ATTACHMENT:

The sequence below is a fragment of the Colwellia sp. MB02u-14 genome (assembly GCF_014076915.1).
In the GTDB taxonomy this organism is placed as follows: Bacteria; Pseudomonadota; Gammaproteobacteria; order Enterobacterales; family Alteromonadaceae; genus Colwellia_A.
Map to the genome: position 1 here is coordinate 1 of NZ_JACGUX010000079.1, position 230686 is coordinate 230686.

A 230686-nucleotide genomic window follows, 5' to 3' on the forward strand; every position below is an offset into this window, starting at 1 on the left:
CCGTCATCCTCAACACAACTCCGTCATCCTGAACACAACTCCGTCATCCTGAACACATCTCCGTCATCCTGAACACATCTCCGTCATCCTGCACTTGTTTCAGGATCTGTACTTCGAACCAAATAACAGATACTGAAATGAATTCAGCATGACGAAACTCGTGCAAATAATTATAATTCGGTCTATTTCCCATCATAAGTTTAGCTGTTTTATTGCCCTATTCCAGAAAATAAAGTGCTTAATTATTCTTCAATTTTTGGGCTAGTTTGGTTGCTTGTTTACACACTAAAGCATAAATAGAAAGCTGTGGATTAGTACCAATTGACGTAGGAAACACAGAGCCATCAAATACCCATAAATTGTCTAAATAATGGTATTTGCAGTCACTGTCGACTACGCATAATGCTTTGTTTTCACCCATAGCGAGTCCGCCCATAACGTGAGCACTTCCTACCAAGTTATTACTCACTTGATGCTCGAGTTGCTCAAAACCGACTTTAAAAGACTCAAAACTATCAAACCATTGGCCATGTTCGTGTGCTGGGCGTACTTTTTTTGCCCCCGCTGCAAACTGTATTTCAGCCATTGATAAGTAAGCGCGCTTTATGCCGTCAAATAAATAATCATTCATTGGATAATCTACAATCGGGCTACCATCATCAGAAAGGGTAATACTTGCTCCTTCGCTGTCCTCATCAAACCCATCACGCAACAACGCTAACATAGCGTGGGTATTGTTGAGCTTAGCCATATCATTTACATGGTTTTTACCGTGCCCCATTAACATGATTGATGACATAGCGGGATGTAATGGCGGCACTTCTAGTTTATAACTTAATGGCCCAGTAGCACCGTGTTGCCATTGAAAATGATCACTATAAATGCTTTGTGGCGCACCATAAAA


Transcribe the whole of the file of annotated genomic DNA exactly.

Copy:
The sequence below is a fragment of the Colwellia sp. MB02u-14 genome (assembly GCF_014076915.1).
In the GTDB taxonomy this organism is placed as follows: Bacteria; Pseudomonadota; Gammaproteobacteria; order Enterobacterales; family Alteromonadaceae; genus Colwellia_A.
Map to the genome: position 1 here is coordinate 1 of NZ_JACGUX010000079.1, position 230686 is coordinate 230686.

A 230686-nucleotide genomic window follows, 5' to 3' on the forward strand; every position below is an offset into this window, starting at 1 on the left:
CCGTCATCCTCAACACAACTCCGTCATCCTGAACACAACTCCGTCATCCTGAACACATCTCCGTCATCCTGAACACATCTCCGTCATCCTGCACTTGTTTCAGGATCTGTACTTCGAACCAAATAACAGATACTGAAATGAATTCAGCATGACGAAACTCGTGCAAATAATTATAATTCGGTCTATTTCCCATCATAAGTTTAGCTGTTTTATTGCCCTATTCCAGAAAATAAAGTGCTTAATTATTCTTCAATTTTTGGGCTAGTTTGGTTGCTTGTTTACACACTAAAGCATAAATAGAAAGCTGTGGATTAGTACCAATTGACGTAGGAAACACAGAGCCATCAAATACCCATAAATTGTCTAAATAATGGTATTTGCAGTCACTGTCGACTACGCATAATGCTTTGTTTTCACCCATAGCGAGTCCGCCCATAACGTGAGCACTTCCTACCAAGTTATTACTCACTTGATGCTCGAGTTGCTCAAAACCGACTTTAAAAGACTCAAAACTATCAAACCATTGGCCATGTTCGTGTGCTGGGCGTACTTTTTTTGCCCCCGCTGCAAACTGTATTTCAGCCATTGATAAGTAAGCGCGCTTTATGCCGTCAAATAAATAATCATTCATTGGATAATCTACAATCGGGCTACCATCATCAGAAAGGGTAATACTTGCTCCTTCGCTGTCCTCATCAAACCCATCACGCAACAACGCTAACATAGCGTGGGTATTGTTGAGCTTAGCCATATCATTTACATGGTTTTTACCGTGCCCCATTAACATGATTGATGACATAGCGGGATGTAATGGCGGCACTTCTAGTTTATAACTTAATGGCCCAGTAGCACCGTGTTGCCATTGAAAATGATCACTATAAATGCTTTGTGGCGCACCATAAAA